Trailing by 30 points in the 2nd quarter, the Portland Trail Blazers rode Thomas Robinson’s energy from apathy to determination, storming all the way back to take a 6-point lead deep in the 4th, only to have every close shot and every close call go against them in the final minutes and lose in what has to be the most heartbreaking loss of the season, 103-98.
It can’t be overemphasized that Thomas Robinson was the spark that got the Blazers to care about this game. Ignore his 11 points, 9 rebounds, and 2 blocks. His 6 fouls (with a technical) in just 20 minutes say more about how much he wanted to win this game than any other stat can. In his first game back from injury, he was motivated, upset, and aggressive… all things that every other Blazers was not to start this game. If he plays with anywhere near this passion to end the season, he will be a permanent fixture in the rotation.
After falling behind by as many as 30 points in the 2nd quarter, the Blazers, led by the fresh-from-injury Thomas Robinson, stormed back to within about 20 to get the Dallas blowout from “comical” to “solid.”
The Blazers still had far, far too many turnovers, but at least by halftime the looked like they cared about the mistakes they made. They took a 36-57 deficit into the third.
And while LaMarcus Aldridge (30 points, 7 rebounds, 3 assists and 3 steals) to that point looked underwhelming, there was one positive development: he seemed willing to spin into the paint off the block rather than just fade away, a move we hadn’t seen much (or at all) since his injury.
Wesley Matthews (26 and 6) hit a three to start the third, which every Blazers fan hoped was a sign of better things to come. Aldridge got 6 points in short order, and Nicolas Batum (9-5-5) nailed a three to force the Dallas timeout and, more importantly, bring the game to within 11, 61-50.
Portland started attacking. The defense picked up. It was 65-58. Every shot that rolled around and dropped in for Dallas started falling out. Every bump that resulted in a turnover for the Blazers now earned them a foul. Aldridge was on fire. Robin Lopez (Just 2 points and 5 rebounds, but with 2 blocks) was grabbing offensive rebounds. All of a sudden, it was 67 apiece with 4 minutes to go in the third, and Dallas was stunned. And right back where the energy shift started, Thomas Robinson took a charge with the Blazers now UP by two, their first lead of the game, to force another Dallas timeout.
Going into a fourth quarter down by a point isn’t usually something to cheer about. On this night, it was worth waking the neighbors over. Thomas Robinson continued making his presence felt, drawing a flagrant foul and nailing both free throws to start the quarter.
The Blazers kept pushing, Dallas’ 50/50 balls kept tipping out, and the Blazers were up 85-78 with 9:30 to go. The only tarnish on the Blazers’ brass was that they were in the penalty by that point, which could have given the Mavericks a chance to worm their way back into it from the line.
Dallas attacked Thomas Robinson, and Dirk Nowitzki flopped and flailed to sit Robinson on the bench with this sixth foul. After a free throw parade and a three, the Mavericks were up again by a single point, with 7 minutes to go.
The Blazers were having none of it, corralling offensive rebounds, attacking the Mavericks’ soft spots, and limiting the Mavericks’ second chance points to push it to 98-92 with 4:02 to go.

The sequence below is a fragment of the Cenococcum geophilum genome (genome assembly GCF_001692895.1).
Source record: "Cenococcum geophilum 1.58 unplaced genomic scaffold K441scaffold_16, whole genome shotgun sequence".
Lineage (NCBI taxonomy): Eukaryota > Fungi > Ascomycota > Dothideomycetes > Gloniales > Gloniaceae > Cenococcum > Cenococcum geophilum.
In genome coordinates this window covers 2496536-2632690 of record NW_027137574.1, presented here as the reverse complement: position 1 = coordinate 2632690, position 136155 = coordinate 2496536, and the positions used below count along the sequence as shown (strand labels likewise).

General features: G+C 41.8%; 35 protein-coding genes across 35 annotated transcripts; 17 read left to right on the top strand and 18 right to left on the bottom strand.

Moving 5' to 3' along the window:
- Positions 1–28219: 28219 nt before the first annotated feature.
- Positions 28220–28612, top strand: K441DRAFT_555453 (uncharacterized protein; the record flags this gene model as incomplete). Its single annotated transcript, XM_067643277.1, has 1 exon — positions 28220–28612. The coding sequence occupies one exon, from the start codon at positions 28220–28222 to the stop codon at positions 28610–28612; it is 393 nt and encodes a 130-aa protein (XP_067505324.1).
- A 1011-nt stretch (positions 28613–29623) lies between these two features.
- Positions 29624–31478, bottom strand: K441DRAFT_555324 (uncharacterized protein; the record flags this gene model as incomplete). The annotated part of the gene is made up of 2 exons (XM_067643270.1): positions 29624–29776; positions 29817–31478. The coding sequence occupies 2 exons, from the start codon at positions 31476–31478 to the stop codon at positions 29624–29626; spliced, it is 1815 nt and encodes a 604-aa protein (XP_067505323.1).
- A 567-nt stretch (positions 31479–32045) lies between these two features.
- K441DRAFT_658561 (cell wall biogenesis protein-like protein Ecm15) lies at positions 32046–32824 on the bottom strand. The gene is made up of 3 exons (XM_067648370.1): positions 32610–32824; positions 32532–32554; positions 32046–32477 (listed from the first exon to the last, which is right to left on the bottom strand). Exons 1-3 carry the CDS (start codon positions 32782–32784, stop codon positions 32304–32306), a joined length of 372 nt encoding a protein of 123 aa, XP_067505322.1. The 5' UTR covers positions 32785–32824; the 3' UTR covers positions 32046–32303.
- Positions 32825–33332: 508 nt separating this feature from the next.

Unfortunately, the lid that had been so firmly placed over the Maverick’s rim then transferred to the Blazers’ side, as close shot after close shot spun and twirled and wavered and clanked around, but refused to stay down. Invigorated by this sudden turn of misfortune for their opponents, the Mavericks went on a 6-0 run to tie it at 98 with 1:40 to go.
After a wild sequence where an out of bounds called was review, Samuel Dalembert missed a dunk ,and the Blazers could NOT get a shot within inches of the basket to fall, Devin Harris drove and, on a 50/50 call, got the blocking foul and the bucket to put Dallas up 101-98 with 24 seconds left.
What happened next was soul crushing. LaMarcus Aldridge tried to pass to a back-cutting Damian Lillard, but overthrew it badly and out of bounds. Then Monta Ellis was fouled, stepped to the line, missed BOTH… but between Dalembert blatantly pushing into and holding Robin Lopez for the 30th time and Vince Carter timing his move perfectly, Dallas got the offensive rebounds, and that was the game.
There has never been a more soul-crushing 30-point comeback in the history of Blazers basketball. This one goes down as a historical lesson on how not to time a super-frigidly-cold spell. The Blazers might need to schedule an appointment with a therapist between now and their game on Sunday in Houston against the Rockets at 4:00 p.m. PST.
- Thomas Robinson was the difference for the Blazers when nobody else seemed like they wanted to be there. T-Rob had 9 points, 8 rebounds, a block and a steal in the first half, and seemed to energize everyone else from level zero to at least level 3 or 4.
- The Blazers couldn’t even buy a free throw early, but hit some timely ones down the stretch.
- Matthews’ ability to post up is such an asset. The ability to post up your opponent’s shooting guard adds an important wrinkle to the offense, not only by getting shots closer to the rim, but to suck the perimeter defense from the three point line.
- Damian Lillard laid an egg. Far, far too often, his “cool” demeanor crosses into “too cool for school” territory. He obviously cares. He obviously has a fire. But sometimes he just doesn’t show it. His 10 points off just 10 shots showed that tonight.